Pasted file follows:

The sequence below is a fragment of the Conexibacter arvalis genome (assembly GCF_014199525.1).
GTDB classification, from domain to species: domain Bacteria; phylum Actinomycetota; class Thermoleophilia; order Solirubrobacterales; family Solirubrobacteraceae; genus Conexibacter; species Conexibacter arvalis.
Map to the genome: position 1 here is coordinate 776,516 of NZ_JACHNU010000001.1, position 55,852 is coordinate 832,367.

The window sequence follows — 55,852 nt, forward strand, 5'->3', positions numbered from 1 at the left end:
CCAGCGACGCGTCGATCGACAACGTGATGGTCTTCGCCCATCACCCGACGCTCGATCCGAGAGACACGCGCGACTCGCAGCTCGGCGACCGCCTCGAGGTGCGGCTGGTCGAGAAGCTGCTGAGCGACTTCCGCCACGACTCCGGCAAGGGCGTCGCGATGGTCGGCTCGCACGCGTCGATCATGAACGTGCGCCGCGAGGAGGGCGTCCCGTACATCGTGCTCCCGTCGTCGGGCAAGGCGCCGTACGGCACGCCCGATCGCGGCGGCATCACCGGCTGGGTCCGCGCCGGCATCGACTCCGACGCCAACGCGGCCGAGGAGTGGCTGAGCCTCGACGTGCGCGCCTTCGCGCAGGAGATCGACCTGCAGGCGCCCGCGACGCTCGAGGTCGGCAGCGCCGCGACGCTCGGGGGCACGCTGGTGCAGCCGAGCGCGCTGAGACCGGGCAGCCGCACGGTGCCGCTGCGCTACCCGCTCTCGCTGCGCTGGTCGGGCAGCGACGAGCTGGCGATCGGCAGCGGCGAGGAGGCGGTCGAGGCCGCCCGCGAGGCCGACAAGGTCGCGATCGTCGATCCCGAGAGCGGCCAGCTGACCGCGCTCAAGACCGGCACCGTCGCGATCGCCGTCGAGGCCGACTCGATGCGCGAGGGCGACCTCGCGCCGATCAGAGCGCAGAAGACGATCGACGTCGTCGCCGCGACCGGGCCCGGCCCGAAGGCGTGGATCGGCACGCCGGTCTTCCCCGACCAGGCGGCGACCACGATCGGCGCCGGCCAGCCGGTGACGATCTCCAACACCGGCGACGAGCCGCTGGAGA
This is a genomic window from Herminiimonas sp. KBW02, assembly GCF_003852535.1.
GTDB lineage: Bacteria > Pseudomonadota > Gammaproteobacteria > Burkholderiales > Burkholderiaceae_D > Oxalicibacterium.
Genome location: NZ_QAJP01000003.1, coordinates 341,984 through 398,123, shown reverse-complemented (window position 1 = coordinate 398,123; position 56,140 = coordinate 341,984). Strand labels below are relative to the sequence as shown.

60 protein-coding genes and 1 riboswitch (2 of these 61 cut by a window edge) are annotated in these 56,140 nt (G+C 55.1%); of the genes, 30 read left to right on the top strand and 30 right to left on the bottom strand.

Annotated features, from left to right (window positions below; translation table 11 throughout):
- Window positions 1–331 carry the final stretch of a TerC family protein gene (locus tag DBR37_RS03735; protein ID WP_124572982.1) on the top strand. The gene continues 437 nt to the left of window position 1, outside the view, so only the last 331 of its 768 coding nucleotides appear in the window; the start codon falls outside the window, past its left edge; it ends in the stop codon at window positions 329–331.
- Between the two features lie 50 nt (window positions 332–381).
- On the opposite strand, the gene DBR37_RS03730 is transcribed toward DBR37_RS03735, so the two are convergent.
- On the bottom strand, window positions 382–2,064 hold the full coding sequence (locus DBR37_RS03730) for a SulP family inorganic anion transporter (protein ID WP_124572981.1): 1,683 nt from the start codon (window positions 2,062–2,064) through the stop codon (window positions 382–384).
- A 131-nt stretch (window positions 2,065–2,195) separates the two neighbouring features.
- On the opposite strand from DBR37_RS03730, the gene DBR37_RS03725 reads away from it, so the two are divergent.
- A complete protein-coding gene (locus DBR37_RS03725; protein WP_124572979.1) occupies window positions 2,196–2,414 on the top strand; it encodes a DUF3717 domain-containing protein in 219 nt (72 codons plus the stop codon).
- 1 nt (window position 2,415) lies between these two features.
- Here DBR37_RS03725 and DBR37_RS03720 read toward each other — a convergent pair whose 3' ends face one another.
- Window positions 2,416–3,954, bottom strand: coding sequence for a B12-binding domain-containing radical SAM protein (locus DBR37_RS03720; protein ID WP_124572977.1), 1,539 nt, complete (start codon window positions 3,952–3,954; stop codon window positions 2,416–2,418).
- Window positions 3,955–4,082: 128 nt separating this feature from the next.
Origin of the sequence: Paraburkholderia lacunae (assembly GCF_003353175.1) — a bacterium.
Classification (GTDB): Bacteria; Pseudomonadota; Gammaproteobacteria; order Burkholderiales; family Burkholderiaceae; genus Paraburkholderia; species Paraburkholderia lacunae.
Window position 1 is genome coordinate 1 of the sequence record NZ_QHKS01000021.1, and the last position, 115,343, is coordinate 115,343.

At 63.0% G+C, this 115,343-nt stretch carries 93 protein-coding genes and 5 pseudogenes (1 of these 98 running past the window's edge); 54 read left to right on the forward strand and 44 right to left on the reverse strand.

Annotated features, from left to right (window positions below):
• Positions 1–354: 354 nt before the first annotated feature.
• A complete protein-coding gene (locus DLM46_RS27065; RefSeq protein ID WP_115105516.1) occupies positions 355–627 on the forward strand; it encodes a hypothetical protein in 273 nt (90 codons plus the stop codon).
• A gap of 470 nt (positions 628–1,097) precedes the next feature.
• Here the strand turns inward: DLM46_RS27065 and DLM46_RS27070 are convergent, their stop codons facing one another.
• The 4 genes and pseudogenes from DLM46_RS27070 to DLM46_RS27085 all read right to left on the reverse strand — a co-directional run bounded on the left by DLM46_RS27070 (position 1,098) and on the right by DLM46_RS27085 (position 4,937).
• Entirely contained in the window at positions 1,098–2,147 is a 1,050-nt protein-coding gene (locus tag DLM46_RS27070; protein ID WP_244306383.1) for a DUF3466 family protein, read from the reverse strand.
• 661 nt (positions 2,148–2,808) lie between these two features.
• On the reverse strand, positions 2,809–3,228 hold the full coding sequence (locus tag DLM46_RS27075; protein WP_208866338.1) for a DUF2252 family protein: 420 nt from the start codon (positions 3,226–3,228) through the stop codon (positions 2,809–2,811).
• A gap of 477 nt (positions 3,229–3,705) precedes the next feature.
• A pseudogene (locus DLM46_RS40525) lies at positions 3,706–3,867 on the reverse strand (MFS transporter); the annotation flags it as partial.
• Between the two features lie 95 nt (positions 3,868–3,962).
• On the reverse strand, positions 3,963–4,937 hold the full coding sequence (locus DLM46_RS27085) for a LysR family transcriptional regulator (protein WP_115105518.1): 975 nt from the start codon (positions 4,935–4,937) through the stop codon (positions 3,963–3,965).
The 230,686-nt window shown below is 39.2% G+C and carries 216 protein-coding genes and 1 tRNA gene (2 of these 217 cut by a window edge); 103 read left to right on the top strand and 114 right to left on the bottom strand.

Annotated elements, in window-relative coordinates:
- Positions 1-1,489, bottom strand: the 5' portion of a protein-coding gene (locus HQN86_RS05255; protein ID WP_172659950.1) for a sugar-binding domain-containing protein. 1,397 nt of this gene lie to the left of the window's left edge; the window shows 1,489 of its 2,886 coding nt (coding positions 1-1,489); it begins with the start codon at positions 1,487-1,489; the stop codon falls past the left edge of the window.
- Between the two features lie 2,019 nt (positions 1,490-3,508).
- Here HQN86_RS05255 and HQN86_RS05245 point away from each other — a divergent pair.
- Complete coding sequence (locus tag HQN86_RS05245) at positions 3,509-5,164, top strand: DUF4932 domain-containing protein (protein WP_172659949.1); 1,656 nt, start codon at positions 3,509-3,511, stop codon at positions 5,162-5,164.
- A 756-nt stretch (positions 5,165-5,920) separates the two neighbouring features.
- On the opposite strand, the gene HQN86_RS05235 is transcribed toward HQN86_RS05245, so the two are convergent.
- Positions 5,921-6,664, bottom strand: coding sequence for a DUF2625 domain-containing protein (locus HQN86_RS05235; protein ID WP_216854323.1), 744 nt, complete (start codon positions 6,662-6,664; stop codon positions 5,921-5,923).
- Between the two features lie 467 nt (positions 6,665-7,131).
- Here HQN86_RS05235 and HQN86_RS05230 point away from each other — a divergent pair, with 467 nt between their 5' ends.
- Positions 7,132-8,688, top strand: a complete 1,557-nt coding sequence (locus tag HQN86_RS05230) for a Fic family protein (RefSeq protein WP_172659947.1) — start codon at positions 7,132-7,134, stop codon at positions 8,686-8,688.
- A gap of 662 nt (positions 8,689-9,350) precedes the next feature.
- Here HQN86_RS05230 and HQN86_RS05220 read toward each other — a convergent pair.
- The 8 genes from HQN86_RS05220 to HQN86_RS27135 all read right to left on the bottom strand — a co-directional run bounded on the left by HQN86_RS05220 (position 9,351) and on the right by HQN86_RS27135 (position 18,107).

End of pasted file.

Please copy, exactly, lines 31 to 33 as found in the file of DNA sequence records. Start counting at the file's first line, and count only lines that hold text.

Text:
• The 4 genes and pseudogenes from DLM46_RS27070 to DLM46_RS27085 all read right to left on the reverse strand — a co-directional run bounded on the left by DLM46_RS27070 (position 1,098) and on the right by DLM46_RS27085 (position 4,937).
• Entirely contained in the window at positions 1,098–2,147 is a 1,050-nt protein-coding gene (locus tag DLM46_RS27070; protein ID WP_244306383.1) for a DUF3466 family protein, read from the reverse strand.
• 661 nt (positions 2,148–2,808) lie between these two features.